When NDTV travelled to Warangal, about 145 km from Hyderabad, to find out what has gone wrong here, we were informed that farmers are unable to recover even 10 per cent of their investment. They are also not getting the Minimum Support Price (MSP) promised by the government, farmers said.
At Kothapeta village in Warangal, 30-year-old Sumalata can't believe her husband Rajender, a cotton farmer, is no more. How will she take care of their two children, she worries.
Sumalata says her husband was popular among the community. Everyone would seek his advice on what pesticides to use, when to water, and other farming tips, she said.
Rajender took six acres of land on lease to grow cotton. He spent nearly Rs 3 lakh including tenancy cost of Rs 8,000 per acre. He had to pledge Sumalata's mangalsutra as well as the little gold that the family had to buy pesticide.
On Monday, the 35-year-old farmer took nine quintals of cotton to the market yard. It sold for almost 1,000 rupees less per quintal than the minimum support price of Rs 4,320. He got less than Rs 30,000 in hand, which was not enough even to pay the workers he employed to pick cotton on his farm.
He had told Sumalata that he would go straight from the market yard to the school to pay the children's school fee. He was so proud of their eight-year-old son Dhanush, who is a bright student.
However, he came home with a bottle of pesticide and consumed it the same evening.
"Dhanush and his five-year-old brother Rohit were waiting for their father to bring them new books and uniform. Now who is going to indulge them?'' Sumalata asked.
Not far away, in Banjarapally village, 38-year-old Raju grew cotton, turmeric and maize on six acres. He could hardly get one quintal of cotton per acre instead of 10. The turmeric and maize were hit by pests.
Last week, he returned from the market yard and consumed pesticide after realising that he would not be able to pay back an outstanding loan of Rs 8 lakh. Questions like, 'how would he face debtors?', 'Who would give him a fresh loan for the next crop?' troubled him.
"We could not even repay the interest on the loan. Last year, he sold some land to repay the loan. We couldn't have sold more land this year,'' said Raju's wife Bhagya.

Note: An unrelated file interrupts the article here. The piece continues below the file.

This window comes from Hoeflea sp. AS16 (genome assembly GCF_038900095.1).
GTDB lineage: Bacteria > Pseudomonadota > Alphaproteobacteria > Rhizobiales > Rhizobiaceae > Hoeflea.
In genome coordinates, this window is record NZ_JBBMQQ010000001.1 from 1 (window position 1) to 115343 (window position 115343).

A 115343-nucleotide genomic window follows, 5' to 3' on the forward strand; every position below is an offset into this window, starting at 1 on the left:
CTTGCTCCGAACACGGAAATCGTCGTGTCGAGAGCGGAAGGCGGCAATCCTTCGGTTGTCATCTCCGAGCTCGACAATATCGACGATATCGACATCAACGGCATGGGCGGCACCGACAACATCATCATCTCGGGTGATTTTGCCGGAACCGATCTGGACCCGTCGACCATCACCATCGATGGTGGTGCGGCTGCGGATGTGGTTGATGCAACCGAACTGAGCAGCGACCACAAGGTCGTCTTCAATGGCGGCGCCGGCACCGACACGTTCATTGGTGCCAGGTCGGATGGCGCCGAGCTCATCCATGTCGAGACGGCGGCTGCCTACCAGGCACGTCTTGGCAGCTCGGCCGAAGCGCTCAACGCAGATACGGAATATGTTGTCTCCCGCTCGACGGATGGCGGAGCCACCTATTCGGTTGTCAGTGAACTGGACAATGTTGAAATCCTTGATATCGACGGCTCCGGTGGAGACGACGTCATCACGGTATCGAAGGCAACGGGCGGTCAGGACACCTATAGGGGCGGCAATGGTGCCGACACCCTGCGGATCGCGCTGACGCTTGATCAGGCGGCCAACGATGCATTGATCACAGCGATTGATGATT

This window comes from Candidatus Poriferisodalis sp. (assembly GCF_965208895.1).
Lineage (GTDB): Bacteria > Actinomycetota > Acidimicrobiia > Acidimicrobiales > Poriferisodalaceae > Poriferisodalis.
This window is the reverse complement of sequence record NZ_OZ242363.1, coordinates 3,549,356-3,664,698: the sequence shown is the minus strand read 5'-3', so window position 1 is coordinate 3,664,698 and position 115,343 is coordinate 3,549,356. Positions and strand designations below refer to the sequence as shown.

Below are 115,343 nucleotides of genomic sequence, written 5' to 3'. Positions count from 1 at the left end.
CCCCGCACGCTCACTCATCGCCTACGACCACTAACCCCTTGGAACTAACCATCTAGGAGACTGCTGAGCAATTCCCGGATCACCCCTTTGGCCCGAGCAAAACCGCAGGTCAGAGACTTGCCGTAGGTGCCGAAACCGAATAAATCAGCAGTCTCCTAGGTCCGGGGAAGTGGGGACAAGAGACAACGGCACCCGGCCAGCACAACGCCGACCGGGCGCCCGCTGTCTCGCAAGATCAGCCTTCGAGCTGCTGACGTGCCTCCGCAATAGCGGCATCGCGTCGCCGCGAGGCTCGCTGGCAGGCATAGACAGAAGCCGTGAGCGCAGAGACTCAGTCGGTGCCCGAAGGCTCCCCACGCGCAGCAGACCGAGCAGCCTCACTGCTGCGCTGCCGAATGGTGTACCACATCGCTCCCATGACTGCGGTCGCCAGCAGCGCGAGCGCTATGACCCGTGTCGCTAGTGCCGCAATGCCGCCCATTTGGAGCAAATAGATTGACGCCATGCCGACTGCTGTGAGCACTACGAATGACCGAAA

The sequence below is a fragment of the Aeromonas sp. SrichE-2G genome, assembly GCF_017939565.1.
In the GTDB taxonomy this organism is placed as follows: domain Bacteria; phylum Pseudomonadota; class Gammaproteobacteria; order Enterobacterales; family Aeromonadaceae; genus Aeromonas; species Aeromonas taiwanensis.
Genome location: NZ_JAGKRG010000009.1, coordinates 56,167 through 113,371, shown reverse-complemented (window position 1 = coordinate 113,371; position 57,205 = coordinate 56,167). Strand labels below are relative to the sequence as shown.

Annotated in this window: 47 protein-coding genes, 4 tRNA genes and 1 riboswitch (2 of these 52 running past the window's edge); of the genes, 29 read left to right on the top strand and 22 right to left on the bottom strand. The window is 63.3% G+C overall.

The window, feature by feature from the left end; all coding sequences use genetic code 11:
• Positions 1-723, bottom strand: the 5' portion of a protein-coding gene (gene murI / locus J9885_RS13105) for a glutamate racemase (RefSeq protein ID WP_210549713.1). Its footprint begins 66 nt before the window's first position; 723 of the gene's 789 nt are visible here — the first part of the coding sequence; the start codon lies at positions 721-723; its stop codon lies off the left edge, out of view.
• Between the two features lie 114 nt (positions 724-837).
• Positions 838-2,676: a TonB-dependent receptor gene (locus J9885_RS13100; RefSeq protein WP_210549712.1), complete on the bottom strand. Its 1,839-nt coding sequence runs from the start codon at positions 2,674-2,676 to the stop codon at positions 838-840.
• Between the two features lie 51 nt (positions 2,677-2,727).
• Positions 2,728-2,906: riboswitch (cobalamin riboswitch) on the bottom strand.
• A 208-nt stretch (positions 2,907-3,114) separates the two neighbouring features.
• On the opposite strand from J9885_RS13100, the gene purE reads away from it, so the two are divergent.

Last week, around 14,000 quintals of cotton landed each day at the Warangal market yard. The average rate per quintal was Rs 3,900 whereas the minimum support price is Rs 4,320 and the recommended price by the Swaminathan Commission is over Rs 6,900.
"In a year, we invest about Rs 1.5 lakh to grow cotton on five acres. Should we not get the minimum profit possible? However, we have been unable to recover the money that we have invested. Mounting loans and fear of the future force the farmers to commit suicide,'' said another farmer Yerra Raju.
"Unless the government gives a minimum support price of up to Rs 2,500 for paddy, Rs 6,000 -7,000 for cotton and Rs 10,000 for turmeric and chilli, we cannot survive," he added.
Last year, the Telangana government had advised farmers to switch to pulses, maize and chilli, but these crops did not fetch good returns, farmers said. Cotton sold at upwards of Rs 5,500 and this year there was a 30 per cent increase in the area under cotton but spurious seeds, unseasonal rains and pests destroyed the crop and their hope.
The Telangana government hasn't reacted to the deaths so far, but has asked the Centre to instruct the Cotton Corporation of India (CCI) to buy all cotton at MSP. Minister Harish Rao instructed collectors to ensure that cotton farmers sell their produce at MSP.
"We asked for more cotton purchase centres to be opened so that cotton can be directly purchased by CCI,'' Mr Rao said.
With a 50 per cent increase in area under cotton, nearly 49 per cent of total crop area in Telangana is under cotton and that has exacerbated the crisis.